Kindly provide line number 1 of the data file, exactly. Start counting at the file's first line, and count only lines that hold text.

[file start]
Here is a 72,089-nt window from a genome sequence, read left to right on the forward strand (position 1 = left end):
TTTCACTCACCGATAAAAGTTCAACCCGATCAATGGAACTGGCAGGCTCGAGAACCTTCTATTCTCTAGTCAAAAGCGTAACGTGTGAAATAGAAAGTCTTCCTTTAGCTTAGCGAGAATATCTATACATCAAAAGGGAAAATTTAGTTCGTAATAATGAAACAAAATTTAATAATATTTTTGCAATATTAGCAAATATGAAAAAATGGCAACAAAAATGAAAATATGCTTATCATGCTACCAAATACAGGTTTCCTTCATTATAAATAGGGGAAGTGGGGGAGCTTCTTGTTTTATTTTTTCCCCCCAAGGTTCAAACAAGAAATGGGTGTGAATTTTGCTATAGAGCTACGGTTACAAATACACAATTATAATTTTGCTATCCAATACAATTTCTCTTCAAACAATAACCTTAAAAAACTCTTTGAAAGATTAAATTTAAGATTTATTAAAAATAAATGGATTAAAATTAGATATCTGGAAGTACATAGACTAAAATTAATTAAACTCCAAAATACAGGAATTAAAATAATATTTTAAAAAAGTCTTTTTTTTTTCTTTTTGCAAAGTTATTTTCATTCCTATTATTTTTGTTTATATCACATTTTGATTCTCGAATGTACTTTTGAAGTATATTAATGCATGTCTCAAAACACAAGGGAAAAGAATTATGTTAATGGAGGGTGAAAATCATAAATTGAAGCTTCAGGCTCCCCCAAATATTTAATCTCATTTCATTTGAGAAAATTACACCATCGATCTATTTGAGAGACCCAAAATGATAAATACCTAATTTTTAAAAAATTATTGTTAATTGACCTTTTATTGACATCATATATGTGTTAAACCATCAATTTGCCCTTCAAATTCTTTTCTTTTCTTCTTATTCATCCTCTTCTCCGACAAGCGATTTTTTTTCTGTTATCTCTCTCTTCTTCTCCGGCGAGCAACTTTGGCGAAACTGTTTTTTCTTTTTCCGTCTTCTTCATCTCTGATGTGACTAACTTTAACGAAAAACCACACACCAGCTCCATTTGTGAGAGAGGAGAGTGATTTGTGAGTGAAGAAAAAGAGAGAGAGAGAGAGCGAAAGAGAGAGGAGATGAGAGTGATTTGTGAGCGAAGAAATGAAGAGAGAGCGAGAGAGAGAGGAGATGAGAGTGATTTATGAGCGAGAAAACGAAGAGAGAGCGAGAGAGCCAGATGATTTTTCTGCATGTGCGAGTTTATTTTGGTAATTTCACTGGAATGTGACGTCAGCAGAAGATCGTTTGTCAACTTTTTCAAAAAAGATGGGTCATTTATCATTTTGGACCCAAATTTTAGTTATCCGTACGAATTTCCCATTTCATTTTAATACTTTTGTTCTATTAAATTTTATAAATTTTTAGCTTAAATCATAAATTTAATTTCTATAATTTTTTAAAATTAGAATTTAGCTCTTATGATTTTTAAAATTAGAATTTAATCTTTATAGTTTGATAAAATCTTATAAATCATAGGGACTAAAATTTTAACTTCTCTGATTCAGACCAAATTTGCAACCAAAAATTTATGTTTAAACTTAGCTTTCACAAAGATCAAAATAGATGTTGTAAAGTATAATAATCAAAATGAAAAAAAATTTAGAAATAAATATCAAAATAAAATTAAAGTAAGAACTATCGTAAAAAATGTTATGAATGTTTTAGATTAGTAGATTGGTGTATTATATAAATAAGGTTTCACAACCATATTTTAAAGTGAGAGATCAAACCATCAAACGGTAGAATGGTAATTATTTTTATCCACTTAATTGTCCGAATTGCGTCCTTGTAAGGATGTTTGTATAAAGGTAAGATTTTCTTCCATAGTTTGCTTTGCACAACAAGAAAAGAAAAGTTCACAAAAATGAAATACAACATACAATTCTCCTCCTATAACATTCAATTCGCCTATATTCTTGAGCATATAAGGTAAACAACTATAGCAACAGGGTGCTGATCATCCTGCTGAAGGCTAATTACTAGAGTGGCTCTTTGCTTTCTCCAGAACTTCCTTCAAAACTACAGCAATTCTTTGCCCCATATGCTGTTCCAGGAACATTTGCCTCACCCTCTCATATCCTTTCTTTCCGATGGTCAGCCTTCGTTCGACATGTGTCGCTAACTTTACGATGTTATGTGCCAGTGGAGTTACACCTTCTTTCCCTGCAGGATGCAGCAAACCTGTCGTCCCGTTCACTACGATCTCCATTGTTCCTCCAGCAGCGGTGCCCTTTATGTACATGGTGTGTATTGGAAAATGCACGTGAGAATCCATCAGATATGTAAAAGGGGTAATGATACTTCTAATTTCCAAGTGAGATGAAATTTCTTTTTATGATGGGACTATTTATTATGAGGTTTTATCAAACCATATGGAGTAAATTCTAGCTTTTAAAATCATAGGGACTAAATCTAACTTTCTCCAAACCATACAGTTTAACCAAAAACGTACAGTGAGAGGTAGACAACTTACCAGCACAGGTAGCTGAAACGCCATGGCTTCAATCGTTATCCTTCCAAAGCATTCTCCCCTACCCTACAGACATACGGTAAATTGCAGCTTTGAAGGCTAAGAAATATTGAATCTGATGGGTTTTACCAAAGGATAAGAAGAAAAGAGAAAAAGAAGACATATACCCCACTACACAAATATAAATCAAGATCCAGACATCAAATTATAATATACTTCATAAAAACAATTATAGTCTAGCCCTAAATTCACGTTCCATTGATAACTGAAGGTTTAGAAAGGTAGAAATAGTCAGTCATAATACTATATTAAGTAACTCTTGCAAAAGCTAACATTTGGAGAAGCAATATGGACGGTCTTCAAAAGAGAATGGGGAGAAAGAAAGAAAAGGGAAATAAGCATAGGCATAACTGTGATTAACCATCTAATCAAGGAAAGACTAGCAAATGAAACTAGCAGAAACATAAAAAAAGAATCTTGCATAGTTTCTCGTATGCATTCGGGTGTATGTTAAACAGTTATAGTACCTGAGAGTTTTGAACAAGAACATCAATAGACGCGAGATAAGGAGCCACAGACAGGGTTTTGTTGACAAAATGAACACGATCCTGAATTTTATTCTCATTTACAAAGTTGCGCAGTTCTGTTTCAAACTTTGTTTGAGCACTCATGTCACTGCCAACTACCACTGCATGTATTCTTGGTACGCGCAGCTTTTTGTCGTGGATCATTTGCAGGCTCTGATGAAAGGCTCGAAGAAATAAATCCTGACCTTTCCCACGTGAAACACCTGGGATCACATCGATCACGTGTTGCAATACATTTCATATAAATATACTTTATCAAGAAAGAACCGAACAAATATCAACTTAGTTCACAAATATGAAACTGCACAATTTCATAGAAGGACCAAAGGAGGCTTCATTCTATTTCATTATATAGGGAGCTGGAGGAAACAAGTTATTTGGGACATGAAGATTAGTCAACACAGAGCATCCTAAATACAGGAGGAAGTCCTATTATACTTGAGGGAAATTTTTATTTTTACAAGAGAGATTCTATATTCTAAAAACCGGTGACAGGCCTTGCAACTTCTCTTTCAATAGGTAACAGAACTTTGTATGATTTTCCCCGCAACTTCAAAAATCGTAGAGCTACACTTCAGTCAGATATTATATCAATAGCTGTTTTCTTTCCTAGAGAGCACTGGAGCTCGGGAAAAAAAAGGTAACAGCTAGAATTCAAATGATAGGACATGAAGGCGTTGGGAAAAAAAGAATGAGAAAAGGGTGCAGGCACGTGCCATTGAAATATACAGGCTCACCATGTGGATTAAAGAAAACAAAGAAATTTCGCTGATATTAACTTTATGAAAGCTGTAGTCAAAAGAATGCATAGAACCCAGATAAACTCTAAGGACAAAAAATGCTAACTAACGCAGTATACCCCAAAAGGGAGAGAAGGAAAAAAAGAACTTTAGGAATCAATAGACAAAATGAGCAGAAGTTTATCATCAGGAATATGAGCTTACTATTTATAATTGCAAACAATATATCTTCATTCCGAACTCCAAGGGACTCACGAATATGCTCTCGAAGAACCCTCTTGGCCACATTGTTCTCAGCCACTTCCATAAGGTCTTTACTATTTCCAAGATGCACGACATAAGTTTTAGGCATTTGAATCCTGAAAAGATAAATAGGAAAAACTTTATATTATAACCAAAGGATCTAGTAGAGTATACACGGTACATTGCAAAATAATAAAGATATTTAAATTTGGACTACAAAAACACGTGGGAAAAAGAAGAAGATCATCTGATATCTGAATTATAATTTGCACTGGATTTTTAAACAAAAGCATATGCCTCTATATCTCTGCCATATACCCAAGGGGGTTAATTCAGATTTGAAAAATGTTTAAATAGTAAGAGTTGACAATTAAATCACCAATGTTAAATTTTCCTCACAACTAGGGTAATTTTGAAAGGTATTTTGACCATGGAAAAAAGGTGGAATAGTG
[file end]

Here is a 72,089-nt window from a genome sequence, read left to right on the forward strand (position 1 = left end):